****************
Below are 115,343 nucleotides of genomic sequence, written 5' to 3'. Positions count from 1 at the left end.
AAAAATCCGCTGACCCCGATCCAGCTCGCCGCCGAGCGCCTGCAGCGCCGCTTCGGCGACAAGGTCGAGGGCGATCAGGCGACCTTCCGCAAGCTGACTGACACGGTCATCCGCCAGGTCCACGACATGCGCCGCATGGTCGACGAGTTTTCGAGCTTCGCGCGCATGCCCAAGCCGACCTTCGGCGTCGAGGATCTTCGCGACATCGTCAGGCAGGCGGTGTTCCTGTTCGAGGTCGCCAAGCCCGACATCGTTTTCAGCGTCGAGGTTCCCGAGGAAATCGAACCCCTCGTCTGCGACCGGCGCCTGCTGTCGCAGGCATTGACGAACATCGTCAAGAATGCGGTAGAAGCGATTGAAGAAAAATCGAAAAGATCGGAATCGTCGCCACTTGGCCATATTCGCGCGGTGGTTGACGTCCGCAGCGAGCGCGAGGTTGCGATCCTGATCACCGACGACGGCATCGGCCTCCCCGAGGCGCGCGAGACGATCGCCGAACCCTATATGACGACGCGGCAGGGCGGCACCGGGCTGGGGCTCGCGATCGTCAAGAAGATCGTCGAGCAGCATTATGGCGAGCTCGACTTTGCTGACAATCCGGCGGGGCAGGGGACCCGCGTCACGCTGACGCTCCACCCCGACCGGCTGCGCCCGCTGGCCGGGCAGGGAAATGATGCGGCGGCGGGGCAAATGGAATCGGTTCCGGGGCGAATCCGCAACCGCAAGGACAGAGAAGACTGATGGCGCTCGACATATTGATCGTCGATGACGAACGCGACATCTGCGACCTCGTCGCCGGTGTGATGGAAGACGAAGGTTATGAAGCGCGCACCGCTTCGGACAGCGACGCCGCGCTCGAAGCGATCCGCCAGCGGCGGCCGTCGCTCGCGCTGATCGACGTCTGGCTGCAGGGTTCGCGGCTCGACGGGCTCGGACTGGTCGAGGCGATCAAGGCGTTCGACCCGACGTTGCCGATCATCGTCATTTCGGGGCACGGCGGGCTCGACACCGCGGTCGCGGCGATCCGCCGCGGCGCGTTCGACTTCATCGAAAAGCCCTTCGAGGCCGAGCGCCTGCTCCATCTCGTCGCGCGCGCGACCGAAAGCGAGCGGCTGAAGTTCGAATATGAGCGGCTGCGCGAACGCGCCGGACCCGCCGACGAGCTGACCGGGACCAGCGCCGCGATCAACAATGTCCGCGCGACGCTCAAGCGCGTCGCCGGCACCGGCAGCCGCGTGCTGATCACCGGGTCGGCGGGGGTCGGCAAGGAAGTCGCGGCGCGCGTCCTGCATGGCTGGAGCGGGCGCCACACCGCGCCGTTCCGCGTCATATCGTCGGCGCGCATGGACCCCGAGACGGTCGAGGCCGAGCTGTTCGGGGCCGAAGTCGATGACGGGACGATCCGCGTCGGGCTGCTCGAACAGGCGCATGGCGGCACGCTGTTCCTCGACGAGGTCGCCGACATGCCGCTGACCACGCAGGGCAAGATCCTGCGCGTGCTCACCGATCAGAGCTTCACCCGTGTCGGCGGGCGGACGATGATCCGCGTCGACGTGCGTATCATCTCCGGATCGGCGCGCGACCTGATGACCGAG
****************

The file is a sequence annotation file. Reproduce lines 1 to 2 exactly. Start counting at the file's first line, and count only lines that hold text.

Below are 115,343 nucleotides of genomic sequence, written 5' to 3'. Positions count from 1 at the left end.
AAAAATCCGCTGACCCCGATCCAGCTCGCCGCCGAGCGCCTGCAGCGCCGCTTCGGCGACAAGGTCGAGGGCGATCAGGCGACCTTCCGCAAGCTGACTGACACGGTCATCCGCCAGGTCCACGACATGCGCCGCATGGTCGACGAGTTTTCGAGCTTCGCGCGCATGCCCAAGCCGACCTTCGGCGTCGAGGATCTTCGCGACATCGTCAGGCAGGCGGTGTTCCTGTTCGAGGTCGCCAAGCCCGACATCGTTTTCAGCGTCGAGGTTCCCGAGGAAATCGAACCCCTCGTCTGCGACCGGCGCCTGCTGTCGCAGGCATTGACGAACATCGTCAAGAATGCGGTAGAAGCGATTGAAGAAAAATCGAAAAGATCGGAATCGTCGCCACTTGGCCATATTCGCGCGGTGGTTGACGTCCGCAGCGAGCGCGAGGTTGCGATCCTGATCACCGACGACGGCATCGGCCTCCCCGAGGCGCGCGAGACGATCGCCGAACCCTATATGACGACGCGGCAGGGCGGCACCGGGCTGGGGCTCGCGATCGTCAAGAAGATCGTCGAGCAGCATTATGGCGAGCTCGACTTTGCTGACAATCCGGCGGGGCAGGGGACCCGCGTCACGCTGACGCTCCACCCCGACCGGCTGCGCCCGCTGGCCGGGCAGGGAAATGATGCGGCGGCGGGGCAAATGGAATCGGTTCCGGGGCGAATCCGCAACCGCAAGGACAGAGAAGACTGATGGCGCTCGACATATTGATCGTCGATGACGAACGCGACATCTGCGACCTCGTCGCCGGTGTGATGGAAGACGAAGGTTATGAAGCGCGCACCGCTTCGGACAGCGACGCCGCGCTCGAAGCGATCCGCCAGCGGCGGCCGTCGCTCGCGCTGATCGACGTCTGGCTGCAGGGTTCGCGGCTCGACGGGCTCGGACTGGTCGAGGCGATCAAGGCGTTCGACCCGACGTTGCCGATCATCGTCATTTCGGGGCACGGCGGGCTCGACACCGCGGTCGCGGCGATCCGCCGCGGCGCGTTCGACTTCATCGAAAAGCCCTTCGAGGCCGAGCGCCTGCTCCATCTCGTCGCGCGCGCGACCGAAAGCGAGCGGCTGAAGTTCGAATATGAGCGGCTGCGCGAACGCGCCGGACCCGCCGACGAGCTGACCGGGACCAGCGCCGCGATCAACAATGTCCGCGCGACGCTCAAGCGCGTCGCCGGCACCGGCAGCCGCGTGCTGATCACCGGGTCGGCGGGGGTCGGCAAGGAAGTCGCGGCGCGCGTCCTGCATGGCTGGAGCGGGCGCCACACCGCGCCGTTCCGCGTCATATCGTCGGCGCGCATGGACCCCGAGACGGTCGAGGCCGAGCTGTTCGGGGCCGAAGTCGATGACGGGACGATCCGCGTCGGGCTGCTCGAACAGGCGCATGGCGGCACGCTGTTCCTCGACGAGGTCGCCGACATGCCGCTGACCACGCAGGGCAAGATCCTGCGCGTGCTCACCGATCAGAGCTTCACCCGTGTCGGCGGGCGGACGATGATCCGCGTCGACGTGCGTATCATCTCCGGATCGGCGCGCGACCTGATGACCGAG